In this file photo taken on March 07, 2015 US President Barack Obama (R) hugs US Representative John Lewis, Democrat of Georgia, one of the original marchers at Selma, during an event marking the 50th Anniversary of the Selma to Montgomery civil rights marches at the Edmund Pettus Bridge in Selma, Alabama. AFP PHOTO
John Lewis, the civil
rights warrior who marched with Martin Luther King Jr and was nearly
killed in police beatings before serving for decades as a US
congressman, died late Friday aged 80.
The African-American icon spent his life getting into what he liked to call “good trouble” – the confrontations necessary to improve the American democracy by ending discrimination and racial injustice.
“Today, America mourns the loss of one of the greatest heroes of American history,” House Speaker Nancy Pelosi said of the 17-term congressman from Georgia.
She described Lewis, who in late 2019 was diagnosed with pancreatic cancer, as “a titan of the civil rights movement whose goodness, faith and bravery transformed our nation.”
The son of sharecroppers,
Lewis was just 21 when he became a founding member of the Freedom
Riders, who fought segregation of the US transportation system in the
early 1960s, eventually becoming one of the nation’s most powerful
voices for justice and equality.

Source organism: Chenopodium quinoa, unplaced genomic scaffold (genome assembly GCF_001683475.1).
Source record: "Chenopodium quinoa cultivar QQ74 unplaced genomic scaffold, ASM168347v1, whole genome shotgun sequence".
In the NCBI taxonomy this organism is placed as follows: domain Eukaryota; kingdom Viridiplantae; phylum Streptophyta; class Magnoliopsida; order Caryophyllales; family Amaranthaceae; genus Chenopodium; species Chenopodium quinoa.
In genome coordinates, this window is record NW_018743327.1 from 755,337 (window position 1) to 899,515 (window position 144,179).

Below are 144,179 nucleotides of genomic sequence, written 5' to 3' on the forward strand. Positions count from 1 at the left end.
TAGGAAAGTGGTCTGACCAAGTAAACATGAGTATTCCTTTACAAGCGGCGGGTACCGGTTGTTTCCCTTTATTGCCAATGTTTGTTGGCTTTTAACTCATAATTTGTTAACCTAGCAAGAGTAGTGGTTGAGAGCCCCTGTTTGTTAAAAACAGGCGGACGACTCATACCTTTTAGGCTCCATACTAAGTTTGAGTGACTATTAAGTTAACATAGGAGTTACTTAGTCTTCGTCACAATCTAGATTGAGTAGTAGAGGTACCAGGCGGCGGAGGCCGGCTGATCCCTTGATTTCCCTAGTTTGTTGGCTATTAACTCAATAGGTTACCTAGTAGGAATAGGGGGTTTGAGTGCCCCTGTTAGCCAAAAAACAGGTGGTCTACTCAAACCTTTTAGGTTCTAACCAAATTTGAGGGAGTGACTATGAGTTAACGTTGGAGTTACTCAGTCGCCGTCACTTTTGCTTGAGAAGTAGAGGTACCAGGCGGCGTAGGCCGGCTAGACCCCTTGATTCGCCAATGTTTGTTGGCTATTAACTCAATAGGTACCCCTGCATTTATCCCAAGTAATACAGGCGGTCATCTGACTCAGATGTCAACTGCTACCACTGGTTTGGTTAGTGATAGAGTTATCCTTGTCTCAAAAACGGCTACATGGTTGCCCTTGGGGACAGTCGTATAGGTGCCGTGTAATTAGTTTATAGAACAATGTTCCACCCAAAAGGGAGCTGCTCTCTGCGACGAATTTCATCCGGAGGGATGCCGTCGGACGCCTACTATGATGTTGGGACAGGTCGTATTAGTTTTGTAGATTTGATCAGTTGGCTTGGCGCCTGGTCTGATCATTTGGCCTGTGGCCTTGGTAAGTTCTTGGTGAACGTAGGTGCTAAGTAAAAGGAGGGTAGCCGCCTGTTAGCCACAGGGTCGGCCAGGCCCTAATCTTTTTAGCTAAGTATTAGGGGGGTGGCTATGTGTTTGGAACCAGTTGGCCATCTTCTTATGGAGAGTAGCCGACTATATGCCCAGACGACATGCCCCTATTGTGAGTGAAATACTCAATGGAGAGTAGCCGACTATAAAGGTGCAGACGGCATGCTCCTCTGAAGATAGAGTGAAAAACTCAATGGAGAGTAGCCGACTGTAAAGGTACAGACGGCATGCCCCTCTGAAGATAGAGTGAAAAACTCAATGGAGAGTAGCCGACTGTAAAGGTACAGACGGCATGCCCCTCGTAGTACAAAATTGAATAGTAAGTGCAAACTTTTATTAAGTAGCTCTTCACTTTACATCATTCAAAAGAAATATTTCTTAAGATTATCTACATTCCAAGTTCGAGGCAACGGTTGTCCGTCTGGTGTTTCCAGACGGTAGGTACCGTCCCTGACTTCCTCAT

He was the youngest leader of the 1963 March on Washington, in which King delivered his famous “I have a dream” speech.
Two years later Lewis nearly died while leading hundreds of marchers across the Edmund Pettus Bridge in Selma, Alabama on a peace march to Montgomery when state troopers, seeking to intimidate those demonstrating for voting rights for black Americans, attacked protesters.
Lewis suffered a fractured skull on the day
that would become known as “Bloody Sunday.” Fifty years later in 2015,
he walked across the bridge arm in arm with Barack Obama, the nation’s
first black president, to mark the anniversary of the Selma to
Lewis first entered Congress in 1986 and quickly became a figure of moral authority, with Pelosi labeling him “the conscience of the Congress.”
Tributes poured in from Democrats and Republicans alike.
Mitch McConnell, the chamber’s Republican leader, hailed Lewis as “a
pioneering civil rights leader who put his life on the line to fight
racism, promote equal rights, and bring our nation into greater
alignment with its founding principles.”
Lewis had stepped away from his congressional duties in recent months as he underwent treatment for cancer.
But he returned to Washington in early June, in the midst of fiery demonstrations following the police killing of George Floyd in Minneapolis, to walk in Black Lives Matter Plaza, the renamed intersection near the White House that was the site of protests against injustice.